Many reasons contribute to our immigrant ancestors’ penchant for pie-baking. Simple, honest, historic ingredients. Traditions of European countries. Affordability. And many more.

I had the superior benefit of a mother-in-law who’s a skilled baker and taught me the mysteries of pie crust nearly thirty years ago. I’ve slowly refined my methods, skills, and comprehension of how to make the best pastry. While researching and writing The Drifter’s Proposal (set mostly in Whipple’s Bakery in my fictitious town of Mountain Home, Colorado, circa 1900; The Drifter’s Proposal is contained within the Silver Belles and Stetsons Anthology) I stumbled across a vintage pie crust recipe that fully changed everything I’d previously believed about pie crust.

OK… not quite everything.

But this recipe impressed me. It’s flaky, tender, easy to work with, and yields a spectacular taste and presentation.

Victorian calligraphic line 3



4 cups all-purpose flour

3 Tbsp. white sugar

2 tsp. salt

1 & 3/4 cups real dairy butter

1 egg

1/2 cup cold water


1.  In a large mixing bowl thoroughly combine all dry ingredients (flour, sugar, salt).

2.  Working with clean hands, rub room-temperature butter into flour mixture until fully incorporated. (This means just what it sounds like. Work the room-temperature butter into the dry ingredients by working it between thumbs and first and second fingers.)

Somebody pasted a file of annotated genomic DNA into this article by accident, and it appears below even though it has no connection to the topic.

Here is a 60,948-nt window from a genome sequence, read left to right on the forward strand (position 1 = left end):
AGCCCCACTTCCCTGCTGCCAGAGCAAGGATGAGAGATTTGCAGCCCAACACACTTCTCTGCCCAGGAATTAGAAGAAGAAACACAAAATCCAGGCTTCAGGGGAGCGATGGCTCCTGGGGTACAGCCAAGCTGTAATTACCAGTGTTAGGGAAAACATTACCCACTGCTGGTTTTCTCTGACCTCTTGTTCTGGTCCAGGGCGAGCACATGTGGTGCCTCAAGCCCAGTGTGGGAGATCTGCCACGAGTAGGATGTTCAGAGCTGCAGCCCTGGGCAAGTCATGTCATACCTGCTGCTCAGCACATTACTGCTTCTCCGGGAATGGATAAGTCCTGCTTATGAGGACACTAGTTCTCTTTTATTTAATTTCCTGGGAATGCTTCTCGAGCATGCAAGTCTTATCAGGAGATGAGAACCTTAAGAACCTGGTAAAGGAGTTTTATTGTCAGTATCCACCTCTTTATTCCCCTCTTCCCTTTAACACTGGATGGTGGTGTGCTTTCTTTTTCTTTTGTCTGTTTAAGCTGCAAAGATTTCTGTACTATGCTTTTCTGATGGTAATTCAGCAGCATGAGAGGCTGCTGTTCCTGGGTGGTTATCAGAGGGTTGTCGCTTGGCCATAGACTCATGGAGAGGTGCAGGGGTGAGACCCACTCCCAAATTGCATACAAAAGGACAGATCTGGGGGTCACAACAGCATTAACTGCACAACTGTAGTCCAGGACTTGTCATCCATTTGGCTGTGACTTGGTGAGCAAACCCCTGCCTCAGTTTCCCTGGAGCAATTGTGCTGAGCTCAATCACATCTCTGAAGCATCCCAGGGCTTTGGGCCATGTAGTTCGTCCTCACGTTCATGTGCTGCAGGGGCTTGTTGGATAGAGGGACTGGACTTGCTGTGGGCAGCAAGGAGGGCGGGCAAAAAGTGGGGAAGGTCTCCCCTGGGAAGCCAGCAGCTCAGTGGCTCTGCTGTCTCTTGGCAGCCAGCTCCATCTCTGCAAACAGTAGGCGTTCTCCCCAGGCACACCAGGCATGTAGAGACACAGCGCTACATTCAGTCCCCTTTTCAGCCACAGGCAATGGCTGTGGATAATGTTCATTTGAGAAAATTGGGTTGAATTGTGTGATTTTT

3.  Thoroughly blend cold egg and cold water together (I used what my grandmother didn’t have… a bullet blender). But a wire whisk or fork will do. Pour liquid into buttered flour combination and stir until just barely moistened.

Note: One of the biggest tricks to tender pastry is to NOT overwork the dough after water is added. Handle it all you need to before water is added.

4.  Wash kitchen counter with dish soap and water, rinsing (with cloth) well (as if washing a dish… after all, that’s what it’s about to become). Dry off clean, rinsed counter top.

Note: this pie pastry recipe does not need to be refrigerated before rolling. That’s one huge benefit over egg-less recipes. In my experience, one of the reasons this recipe is “no-fail” is the pastry dough tears far less easily, making handling and transfer to pie plate a snap.